The times are changing, and with changes come new instruments to measure various factors of the automotive industry. On Thursday, JD Power released its very first US Electric Vehicle Experience (EVX) Ownership Study, and the big takeaway is how Tesla has an .
Tesla scored top marks in the study, though it's fair to point out the study only involves a handful of vehicles for the 2021 iteration. EV options aren't plentiful in the US yet, and JD Power broke the study down into two sections: premium and mass-market. Even so, thereceived the highest customer rating from owners with 738 points out of a possible 1,000 points. Just under 10,000 owners submitted responses for the study and it includes both battery-electric cars and plug-in hybrids from the 2015-2021 model years.
The US electric carmaker actually makes up the top three spots with the Model Y (780 points) in third. The places fourth with 686 points and the lands in fifth with 669 points.(790 points) coming in behind the Model S and the
And althoughabsolutely popped up for Tesla in this inaugural study, the brand showed a wild example of how Tesla owners are very forgiving when it comes to overlooking quality and reliability concerns for the experience. Its owners are highly satisfied overall, despite noted problems.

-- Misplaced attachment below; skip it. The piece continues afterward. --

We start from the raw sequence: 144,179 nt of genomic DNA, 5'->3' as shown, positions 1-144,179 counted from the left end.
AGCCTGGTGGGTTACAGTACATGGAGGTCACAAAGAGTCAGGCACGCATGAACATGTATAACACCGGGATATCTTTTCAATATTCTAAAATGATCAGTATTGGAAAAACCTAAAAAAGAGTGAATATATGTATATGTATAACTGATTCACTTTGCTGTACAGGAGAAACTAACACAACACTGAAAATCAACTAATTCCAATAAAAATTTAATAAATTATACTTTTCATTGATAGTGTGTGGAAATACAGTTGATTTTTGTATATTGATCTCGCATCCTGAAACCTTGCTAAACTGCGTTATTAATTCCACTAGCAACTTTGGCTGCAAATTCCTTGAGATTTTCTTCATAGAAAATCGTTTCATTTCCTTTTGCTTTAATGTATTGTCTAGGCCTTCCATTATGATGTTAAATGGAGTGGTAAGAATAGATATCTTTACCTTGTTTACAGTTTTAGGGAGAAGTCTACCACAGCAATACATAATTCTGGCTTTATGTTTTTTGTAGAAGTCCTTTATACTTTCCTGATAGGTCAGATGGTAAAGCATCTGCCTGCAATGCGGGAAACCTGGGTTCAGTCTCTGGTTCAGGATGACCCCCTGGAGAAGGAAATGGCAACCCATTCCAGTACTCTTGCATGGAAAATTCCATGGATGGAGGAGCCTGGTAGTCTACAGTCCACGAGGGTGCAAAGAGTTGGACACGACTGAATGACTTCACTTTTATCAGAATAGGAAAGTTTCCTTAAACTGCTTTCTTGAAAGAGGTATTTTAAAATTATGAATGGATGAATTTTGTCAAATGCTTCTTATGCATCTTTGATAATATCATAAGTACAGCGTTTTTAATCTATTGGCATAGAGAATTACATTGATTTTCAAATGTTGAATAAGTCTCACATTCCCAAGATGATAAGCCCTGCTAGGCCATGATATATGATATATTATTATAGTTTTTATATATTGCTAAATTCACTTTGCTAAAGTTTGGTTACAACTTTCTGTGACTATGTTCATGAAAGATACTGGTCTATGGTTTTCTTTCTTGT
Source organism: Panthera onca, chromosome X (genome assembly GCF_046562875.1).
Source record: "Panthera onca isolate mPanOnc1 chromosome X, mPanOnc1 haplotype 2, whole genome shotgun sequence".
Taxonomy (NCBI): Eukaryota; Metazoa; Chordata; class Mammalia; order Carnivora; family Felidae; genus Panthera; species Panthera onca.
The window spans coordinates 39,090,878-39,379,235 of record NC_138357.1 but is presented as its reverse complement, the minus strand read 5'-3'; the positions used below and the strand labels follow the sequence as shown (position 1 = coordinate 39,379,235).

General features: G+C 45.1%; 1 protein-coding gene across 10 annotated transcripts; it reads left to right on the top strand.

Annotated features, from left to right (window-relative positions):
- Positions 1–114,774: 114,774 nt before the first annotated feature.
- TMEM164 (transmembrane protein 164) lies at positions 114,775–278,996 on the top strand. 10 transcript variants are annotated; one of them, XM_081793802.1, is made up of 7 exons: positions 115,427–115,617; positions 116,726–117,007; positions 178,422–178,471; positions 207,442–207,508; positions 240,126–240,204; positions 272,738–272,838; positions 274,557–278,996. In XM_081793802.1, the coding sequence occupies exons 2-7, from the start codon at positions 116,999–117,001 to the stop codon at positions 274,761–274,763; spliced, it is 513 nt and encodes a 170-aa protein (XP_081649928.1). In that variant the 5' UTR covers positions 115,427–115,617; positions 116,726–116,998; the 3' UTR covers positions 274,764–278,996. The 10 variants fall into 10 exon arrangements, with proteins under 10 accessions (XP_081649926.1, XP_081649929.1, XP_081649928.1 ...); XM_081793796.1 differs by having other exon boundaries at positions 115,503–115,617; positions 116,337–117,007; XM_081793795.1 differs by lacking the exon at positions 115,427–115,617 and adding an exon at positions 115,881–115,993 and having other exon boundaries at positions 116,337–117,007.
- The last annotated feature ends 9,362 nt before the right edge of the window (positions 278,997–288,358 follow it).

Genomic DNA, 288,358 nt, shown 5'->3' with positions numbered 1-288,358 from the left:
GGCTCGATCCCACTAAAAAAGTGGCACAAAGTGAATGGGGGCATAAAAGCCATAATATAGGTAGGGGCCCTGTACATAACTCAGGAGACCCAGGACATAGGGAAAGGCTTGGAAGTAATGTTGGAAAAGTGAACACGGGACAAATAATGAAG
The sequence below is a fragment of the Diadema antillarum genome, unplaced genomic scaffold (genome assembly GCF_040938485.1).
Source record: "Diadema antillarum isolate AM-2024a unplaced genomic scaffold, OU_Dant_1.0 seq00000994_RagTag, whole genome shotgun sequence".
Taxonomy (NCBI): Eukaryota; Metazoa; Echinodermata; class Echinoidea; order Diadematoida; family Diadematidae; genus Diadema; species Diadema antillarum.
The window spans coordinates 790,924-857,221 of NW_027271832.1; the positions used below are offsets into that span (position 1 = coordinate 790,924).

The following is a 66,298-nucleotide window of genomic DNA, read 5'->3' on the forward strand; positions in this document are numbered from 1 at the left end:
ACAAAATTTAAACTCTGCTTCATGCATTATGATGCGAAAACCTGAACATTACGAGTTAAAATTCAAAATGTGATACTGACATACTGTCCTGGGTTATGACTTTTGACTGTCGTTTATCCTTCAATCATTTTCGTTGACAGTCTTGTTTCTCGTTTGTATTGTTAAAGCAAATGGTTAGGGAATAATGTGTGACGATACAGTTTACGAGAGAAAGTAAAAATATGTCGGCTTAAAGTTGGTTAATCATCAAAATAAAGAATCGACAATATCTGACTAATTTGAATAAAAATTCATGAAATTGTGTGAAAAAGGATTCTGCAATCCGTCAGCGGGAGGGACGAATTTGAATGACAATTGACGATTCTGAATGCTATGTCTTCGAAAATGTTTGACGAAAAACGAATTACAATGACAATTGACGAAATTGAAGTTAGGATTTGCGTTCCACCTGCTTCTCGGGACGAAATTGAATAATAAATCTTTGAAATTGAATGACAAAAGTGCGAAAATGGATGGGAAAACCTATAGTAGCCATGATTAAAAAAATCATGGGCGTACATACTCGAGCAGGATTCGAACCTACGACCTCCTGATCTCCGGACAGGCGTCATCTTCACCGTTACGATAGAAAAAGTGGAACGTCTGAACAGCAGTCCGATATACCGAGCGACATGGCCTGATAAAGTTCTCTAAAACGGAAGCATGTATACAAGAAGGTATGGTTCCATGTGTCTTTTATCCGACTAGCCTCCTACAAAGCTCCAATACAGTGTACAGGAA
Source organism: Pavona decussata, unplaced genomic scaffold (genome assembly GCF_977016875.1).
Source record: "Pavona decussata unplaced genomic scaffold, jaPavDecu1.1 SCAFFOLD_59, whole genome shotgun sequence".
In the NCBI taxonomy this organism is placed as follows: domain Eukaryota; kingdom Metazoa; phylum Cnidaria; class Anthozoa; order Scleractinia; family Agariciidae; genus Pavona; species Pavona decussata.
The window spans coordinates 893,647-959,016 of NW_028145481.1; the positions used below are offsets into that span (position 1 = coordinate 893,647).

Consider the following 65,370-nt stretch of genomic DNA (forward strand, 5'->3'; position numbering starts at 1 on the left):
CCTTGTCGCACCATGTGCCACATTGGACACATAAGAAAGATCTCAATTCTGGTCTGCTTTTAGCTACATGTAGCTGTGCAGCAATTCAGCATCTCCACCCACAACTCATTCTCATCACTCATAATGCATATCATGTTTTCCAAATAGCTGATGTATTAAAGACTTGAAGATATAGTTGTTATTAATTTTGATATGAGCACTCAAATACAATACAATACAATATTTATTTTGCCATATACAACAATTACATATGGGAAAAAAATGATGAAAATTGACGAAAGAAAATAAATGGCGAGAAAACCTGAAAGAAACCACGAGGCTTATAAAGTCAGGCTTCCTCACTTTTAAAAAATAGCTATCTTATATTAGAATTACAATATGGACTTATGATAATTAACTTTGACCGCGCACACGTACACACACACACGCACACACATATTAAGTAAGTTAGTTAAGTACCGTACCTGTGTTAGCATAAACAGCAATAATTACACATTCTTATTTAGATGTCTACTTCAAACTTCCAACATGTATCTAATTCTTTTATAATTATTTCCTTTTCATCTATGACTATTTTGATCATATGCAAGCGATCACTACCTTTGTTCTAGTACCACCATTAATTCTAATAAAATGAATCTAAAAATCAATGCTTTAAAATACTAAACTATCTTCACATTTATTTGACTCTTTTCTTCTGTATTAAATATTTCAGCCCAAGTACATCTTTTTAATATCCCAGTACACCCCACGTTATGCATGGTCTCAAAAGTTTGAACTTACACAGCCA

On the mass-market side of things, the Volkswagen E-Golf (696 points). This segment will heat up by this time next year as automaker introduce another batch of more affordable EVs for US buyers.takes the top spot with 782 points, followed by the (745 points), (743 points), (712 points) and
While it's a moment to celebrate for Tesla and Kia, the study also provided a positive note for any automaker in the business of selling electric cars: the vast majority of EV owners want another one. That figure, specifically, is 82% of those included in the study; this group said they "definitely will" consider another EV in the future, a lofty retention rate, indeed. Where things get interesting is brand loyalty.
Today, range is the deciding factor in the ownership experience when shoppers kick the tires on an electric car, and owners watch how the EPA-estimated range reflects their real-life driving. As the overall ownership experience satisfaction score falls for a specific brand in the study, the more likely EV owners said they would probably shop another brand, rather than stick with their current one. It's a clear conclusion that automakers can't mess up these first EVs they're rolling out because it may create some long-term repercussions and kick steady customers to a rival.